This is a great question.
System::Convert::ToString() is a .Net function, see the documentation here: (https://msdn.microsoft.com/en-us/library/system.convert.tostring(v=vs.110).aspx).
This entire library was built more with C# in mind than C++, and as a result it doesn't have complete support for some C++ constructs... like strings represented by char*. You are trying to access an overload for System::Convert::ToString(char* input)... but that overload doesn't exist, so you are being forced into the nearest matching neighbor.
In c++, you can do things like this:
char* pointer = NULL;
This is the same concept as what's happening to you right now - you are passing in a char* (actually a char, but that's really just a char* on the stack, with its length bound at compile time), but char* isn't a valid data type for an if statement - you need a bool. The result is that the compiler automatically interprets the above code, assuming you meant this instead:
if (pointer != NULL)
Because System::Convert::ToString(char* input) isn't a valid overload for this function, the compiler is automatically interpreting the result to match System::Convert::ToString(bool input) instead... giving you generated code that actually looks like this:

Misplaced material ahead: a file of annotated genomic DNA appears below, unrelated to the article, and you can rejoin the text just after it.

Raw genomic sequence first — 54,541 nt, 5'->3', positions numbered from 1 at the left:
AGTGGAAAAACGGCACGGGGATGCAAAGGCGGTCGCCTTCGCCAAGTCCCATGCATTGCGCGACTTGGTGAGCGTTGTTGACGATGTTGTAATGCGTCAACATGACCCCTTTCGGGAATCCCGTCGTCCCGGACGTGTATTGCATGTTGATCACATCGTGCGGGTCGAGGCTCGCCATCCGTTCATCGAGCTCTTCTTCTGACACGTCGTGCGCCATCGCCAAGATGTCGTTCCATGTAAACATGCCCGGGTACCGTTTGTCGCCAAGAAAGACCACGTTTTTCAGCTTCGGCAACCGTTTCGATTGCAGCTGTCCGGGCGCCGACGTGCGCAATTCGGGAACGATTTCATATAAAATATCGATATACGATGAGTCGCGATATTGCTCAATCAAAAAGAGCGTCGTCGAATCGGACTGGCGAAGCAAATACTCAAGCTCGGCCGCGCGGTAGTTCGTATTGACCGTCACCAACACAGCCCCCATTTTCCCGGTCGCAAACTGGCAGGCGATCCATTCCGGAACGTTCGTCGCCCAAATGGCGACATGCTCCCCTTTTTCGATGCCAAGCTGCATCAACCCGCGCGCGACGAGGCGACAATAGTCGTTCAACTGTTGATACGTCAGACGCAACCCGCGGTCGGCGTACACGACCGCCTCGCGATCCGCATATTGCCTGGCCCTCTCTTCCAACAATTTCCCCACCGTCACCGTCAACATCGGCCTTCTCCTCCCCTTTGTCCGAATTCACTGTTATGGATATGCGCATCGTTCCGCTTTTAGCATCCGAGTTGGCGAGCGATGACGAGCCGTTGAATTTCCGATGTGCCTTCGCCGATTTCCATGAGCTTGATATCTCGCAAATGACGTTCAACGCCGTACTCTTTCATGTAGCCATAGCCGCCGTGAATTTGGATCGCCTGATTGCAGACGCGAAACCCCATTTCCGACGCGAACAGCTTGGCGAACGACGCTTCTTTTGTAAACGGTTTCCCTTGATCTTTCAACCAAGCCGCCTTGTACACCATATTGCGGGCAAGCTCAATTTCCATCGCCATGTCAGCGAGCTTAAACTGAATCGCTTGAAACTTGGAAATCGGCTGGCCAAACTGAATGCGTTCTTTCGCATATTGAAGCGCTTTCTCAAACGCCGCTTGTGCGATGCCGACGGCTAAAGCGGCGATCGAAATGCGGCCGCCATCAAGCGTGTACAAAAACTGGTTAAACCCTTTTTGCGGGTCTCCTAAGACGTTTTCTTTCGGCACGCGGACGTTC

System::Convert::ToString(wordone != NULL)
Obviously, wordone != NULL will always return true in your program... so the result of mapping true to a string yields "True". Now you can see where your output is coming from
As for how to fix it... I don't know what the data type of tbPrac->Text is, but seeing as you're using std::ifstream, I'll assume it's compatible with std::string. Maybe try something like this instead:
tbPrac->Text = string(wordone) + string(" ") + string(wordtwo) + string(" ") + string(wordthree);
As a footnote, this would probably all be cleaner (and more robust) if you dropped the char* (char) objects entirely and used std::string from the beginning:
// use std::string instead of char
string wordone, wordtwo, wordthree;
// all of the file reading code stays the same, but now you read from the std::ifstreams directly into std::string objects instead. this way you don't have to worry about buffer overflow if the word happened to be greater than 49 characters.
// because you're already using std::string objects, you don't need to manually convert your char arrays to std::strings during the concatenation.
tbPrac->Text = wordone + " " + wordtwo + " " + wordthree;